This advances multimodal AI to a new level of precision by cross-referencing different kinds of information within each modality. In this context, modality refers to information channels like text, audio, video, or data streams. However, there is also some structure to the data within a channel. For example, human speech also contains paralinguistic data that relates to and shapes the meaning of what we say.

The industry is still figuring out how to characterize the different types of meaning conveyed within a single modality, like audio. Intra-modal AI might be a good way to describe this ability to cross-correlate different types of meaning within a given modality and how this differs from traditional inter-modal approaches that consider text descriptions and images. OpenAI has not provided details on how they implemented this new capability or what they call this type of technique internally.

The upshot is that it will make standardizing the analysis of conversational cues across different speakers and cultures easier.  Early use cases might include better customer service, sales, and counselor coaching tools. It may be tempting to roll this out for customer-facing chatbots to improve user experience. However, this could also introduce new reputational or business risks.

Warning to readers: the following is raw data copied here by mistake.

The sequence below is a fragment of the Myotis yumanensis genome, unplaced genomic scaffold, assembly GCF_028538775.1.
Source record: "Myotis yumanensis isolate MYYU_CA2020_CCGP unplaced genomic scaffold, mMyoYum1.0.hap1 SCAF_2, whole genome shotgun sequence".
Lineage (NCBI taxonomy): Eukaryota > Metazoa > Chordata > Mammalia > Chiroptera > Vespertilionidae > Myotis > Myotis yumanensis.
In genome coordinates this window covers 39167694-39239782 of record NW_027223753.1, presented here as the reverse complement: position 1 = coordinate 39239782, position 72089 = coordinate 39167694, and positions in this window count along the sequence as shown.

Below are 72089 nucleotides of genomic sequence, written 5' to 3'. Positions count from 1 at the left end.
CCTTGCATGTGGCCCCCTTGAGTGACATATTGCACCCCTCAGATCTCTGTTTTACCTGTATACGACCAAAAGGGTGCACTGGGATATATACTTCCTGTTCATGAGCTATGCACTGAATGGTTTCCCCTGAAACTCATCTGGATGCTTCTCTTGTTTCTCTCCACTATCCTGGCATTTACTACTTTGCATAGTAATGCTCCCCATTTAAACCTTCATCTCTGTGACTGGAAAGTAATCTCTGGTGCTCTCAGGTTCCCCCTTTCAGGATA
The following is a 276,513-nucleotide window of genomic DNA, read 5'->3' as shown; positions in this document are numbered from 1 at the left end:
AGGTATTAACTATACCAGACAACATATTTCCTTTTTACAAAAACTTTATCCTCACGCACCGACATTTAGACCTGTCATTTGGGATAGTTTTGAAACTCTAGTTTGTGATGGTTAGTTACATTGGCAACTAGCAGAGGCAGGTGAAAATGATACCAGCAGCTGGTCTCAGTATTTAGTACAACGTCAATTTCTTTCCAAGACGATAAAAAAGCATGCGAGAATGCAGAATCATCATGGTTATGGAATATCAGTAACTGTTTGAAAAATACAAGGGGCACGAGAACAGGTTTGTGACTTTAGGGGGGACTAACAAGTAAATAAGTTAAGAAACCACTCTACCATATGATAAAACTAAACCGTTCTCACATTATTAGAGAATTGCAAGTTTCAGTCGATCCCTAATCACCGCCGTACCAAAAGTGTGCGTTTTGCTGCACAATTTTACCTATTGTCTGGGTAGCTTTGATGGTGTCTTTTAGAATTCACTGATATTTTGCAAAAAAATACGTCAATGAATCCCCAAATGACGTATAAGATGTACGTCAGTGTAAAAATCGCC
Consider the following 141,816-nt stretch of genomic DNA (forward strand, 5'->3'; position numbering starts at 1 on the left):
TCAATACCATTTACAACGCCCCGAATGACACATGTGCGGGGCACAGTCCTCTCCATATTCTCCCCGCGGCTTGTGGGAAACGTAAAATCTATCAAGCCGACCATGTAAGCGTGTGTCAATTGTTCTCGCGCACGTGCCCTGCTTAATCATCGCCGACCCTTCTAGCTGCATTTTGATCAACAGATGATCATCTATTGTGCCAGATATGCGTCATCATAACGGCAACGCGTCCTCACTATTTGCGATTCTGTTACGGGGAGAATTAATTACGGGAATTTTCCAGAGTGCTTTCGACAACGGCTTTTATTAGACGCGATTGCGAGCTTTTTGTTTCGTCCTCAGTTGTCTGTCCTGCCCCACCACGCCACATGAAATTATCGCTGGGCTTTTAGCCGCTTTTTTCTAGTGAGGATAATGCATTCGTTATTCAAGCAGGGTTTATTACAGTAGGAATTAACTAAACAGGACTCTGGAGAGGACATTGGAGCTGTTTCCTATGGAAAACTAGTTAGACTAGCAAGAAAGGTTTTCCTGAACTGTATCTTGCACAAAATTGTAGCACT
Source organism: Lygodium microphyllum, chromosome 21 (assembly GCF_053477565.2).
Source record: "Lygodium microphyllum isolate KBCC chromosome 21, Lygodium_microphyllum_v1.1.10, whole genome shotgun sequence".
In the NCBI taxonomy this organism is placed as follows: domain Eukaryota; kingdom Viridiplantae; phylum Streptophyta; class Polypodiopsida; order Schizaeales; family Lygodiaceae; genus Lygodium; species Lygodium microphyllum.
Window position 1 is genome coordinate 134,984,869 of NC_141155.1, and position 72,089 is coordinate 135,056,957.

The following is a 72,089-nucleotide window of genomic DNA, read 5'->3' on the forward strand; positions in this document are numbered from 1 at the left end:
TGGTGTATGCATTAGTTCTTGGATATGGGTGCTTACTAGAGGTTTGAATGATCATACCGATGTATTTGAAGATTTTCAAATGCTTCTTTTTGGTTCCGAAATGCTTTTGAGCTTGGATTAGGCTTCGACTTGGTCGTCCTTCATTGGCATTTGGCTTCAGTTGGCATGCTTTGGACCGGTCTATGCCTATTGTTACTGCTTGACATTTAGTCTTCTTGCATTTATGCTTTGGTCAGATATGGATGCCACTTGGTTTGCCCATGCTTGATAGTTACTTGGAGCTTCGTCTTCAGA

Free (sort of)

OpenAI also plans to launch a free version of its latest, most capable models. This is to be lauded, as it will certainly extend the value of these models to a much larger audience.

But as with all free products, it's worth cautioning that when big tech companies offer us a service for free, the product ends up being you. With social media, that means monetizing our attention. With search, that means monetizing our intent. A free, emotionally responsive AI that tracks our questions, tone of voice, and subsequent behavior feels like it has the potential to monetize something that could be far more helpful or dangerous depending on guardrails, regulators, and investors.